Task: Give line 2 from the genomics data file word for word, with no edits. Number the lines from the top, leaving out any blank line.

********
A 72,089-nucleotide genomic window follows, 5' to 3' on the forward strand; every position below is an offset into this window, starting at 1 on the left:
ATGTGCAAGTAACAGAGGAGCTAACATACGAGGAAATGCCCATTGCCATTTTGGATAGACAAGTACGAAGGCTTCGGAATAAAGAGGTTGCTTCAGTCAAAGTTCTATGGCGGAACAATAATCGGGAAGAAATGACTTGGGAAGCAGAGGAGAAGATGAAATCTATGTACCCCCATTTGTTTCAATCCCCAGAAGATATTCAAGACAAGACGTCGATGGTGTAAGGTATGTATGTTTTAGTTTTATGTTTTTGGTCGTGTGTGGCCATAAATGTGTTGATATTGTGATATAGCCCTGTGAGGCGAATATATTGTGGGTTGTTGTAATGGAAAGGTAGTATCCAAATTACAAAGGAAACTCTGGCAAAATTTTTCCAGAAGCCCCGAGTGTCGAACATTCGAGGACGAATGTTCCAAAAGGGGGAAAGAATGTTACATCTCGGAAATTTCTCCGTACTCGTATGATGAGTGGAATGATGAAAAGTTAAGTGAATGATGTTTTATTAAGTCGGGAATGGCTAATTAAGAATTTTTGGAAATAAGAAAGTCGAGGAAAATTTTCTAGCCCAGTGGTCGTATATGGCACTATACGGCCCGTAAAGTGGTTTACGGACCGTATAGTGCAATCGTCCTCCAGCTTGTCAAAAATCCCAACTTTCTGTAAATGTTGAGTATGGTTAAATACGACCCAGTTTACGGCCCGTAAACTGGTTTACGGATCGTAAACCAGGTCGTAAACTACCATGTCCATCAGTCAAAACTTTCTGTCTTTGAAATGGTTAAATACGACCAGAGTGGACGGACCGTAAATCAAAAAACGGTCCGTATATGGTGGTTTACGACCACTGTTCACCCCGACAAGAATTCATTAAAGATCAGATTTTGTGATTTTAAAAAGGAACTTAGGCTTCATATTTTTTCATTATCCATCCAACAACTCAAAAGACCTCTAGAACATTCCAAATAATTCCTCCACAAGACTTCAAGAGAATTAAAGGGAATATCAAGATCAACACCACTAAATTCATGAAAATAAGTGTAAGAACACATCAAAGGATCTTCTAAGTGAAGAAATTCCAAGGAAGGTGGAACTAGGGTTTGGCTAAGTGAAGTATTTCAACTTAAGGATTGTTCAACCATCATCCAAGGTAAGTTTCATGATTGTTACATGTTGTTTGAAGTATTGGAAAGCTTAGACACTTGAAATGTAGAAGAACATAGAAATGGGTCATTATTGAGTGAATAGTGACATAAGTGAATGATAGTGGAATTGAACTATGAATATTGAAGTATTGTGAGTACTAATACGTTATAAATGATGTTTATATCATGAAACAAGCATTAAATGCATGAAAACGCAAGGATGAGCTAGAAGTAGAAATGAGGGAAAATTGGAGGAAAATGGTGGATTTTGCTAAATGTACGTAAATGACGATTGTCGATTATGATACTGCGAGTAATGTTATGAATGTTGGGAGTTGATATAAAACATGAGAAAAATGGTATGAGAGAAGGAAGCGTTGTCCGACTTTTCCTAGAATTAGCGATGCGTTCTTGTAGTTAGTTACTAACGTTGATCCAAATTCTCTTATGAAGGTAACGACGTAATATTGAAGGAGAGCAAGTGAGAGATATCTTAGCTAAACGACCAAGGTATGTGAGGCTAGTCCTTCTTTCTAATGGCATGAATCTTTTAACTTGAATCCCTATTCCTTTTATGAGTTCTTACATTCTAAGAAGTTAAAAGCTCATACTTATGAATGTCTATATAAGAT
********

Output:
ATGTGCAAGTAACAGAGGAGCTAACATACGAGGAAATGCCCATTGCCATTTTGGATAGACAAGTACGAAGGCTTCGGAATAAAGAGGTTGCTTCAGTCAAAGTTCTATGGCGGAACAATAATCGGGAAGAAATGACTTGGGAAGCAGAGGAGAAGATGAAATCTATGTACCCCCATTTGTTTCAATCCCCAGAAGATATTCAAGACAAGACGTCGATGGTGTAAGGTATGTATGTTTTAGTTTTATGTTTTTGGTCGTGTGTGGCCATAAATGTGTTGATATTGTGATATAGCCCTGTGAGGCGAATATATTGTGGGTTGTTGTAATGGAAAGGTAGTATCCAAATTACAAAGGAAACTCTGGCAAAATTTTTCCAGAAGCCCCGAGTGTCGAACATTCGAGGACGAATGTTCCAAAAGGGGGAAAGAATGTTACATCTCGGAAATTTCTCCGTACTCGTATGATGAGTGGAATGATGAAAAGTTAAGTGAATGATGTTTTATTAAGTCGGGAATGGCTAATTAAGAATTTTTGGAAATAAGAAAGTCGAGGAAAATTTTCTAGCCCAGTGGTCGTATATGGCACTATACGGCCCGTAAAGTGGTTTACGGACCGTATAGTGCAATCGTCCTCCAGCTTGTCAAAAATCCCAACTTTCTGTAAATGTTGAGTATGGTTAAATACGACCCAGTTTACGGCCCGTAAACTGGTTTACGGATCGTAAACCAGGTCGTAAACTACCATGTCCATCAGTCAAAACTTTCTGTCTTTGAAATGGTTAAATACGACCAGAGTGGACGGACCGTAAATCAAAAAACGGTCCGTATATGGTGGTTTACGACCACTGTTCACCCCGACAAGAATTCATTAAAGATCAGATTTTGTGATTTTAAAAAGGAACTTAGGCTTCATATTTTTTCATTATCCATCCAACAACTCAAAAGACCTCTAGAACATTCCAAATAATTCCTCCACAAGACTTCAAGAGAATTAAAGGGAATATCAAGATCAACACCACTAAATTCATGAAAATAAGTGTAAGAACACATCAAAGGATCTTCTAAGTGAAGAAATTCCAAGGAAGGTGGAACTAGGGTTTGGCTAAGTGAAGTATTTCAACTTAAGGATTGTTCAACCATCATCCAAGGTAAGTTTCATGATTGTTACATGTTGTTTGAAGTATTGGAAAGCTTAGACACTTGAAATGTAGAAGAACATAGAAATGGGTCATTATTGAGTGAATAGTGACATAAGTGAATGATAGTGGAATTGAACTATGAATATTGAAGTATTGTGAGTACTAATACGTTATAAATGATGTTTATATCATGAAACAAGCATTAAATGCATGAAAACGCAAGGATGAGCTAGAAGTAGAAATGAGGGAAAATTGGAGGAAAATGGTGGATTTTGCTAAATGTACGTAAATGACGATTGTCGATTATGATACTGCGAGTAATGTTATGAATGTTGGGAGTTGATATAAAACATGAGAAAAATGGTATGAGAGAAGGAAGCGTTGTCCGACTTTTCCTAGAATTAGCGATGCGTTCTTGTAGTTAGTTACTAACGTTGATCCAAATTCTCTTATGAAGGTAACGACGTAATATTGAAGGAGAGCAAGTGAGAGATATCTTAGCTAAACGACCAAGGTATGTGAGGCTAGTCCTTCTTTCTAATGGCATGAATCTTTTAACTTGAATCCCTATTCCTTTTATGAGTTCTTACATTCTAAGAAGTTAAAAGCTCATACTTATGAATGTCTATATAAGAT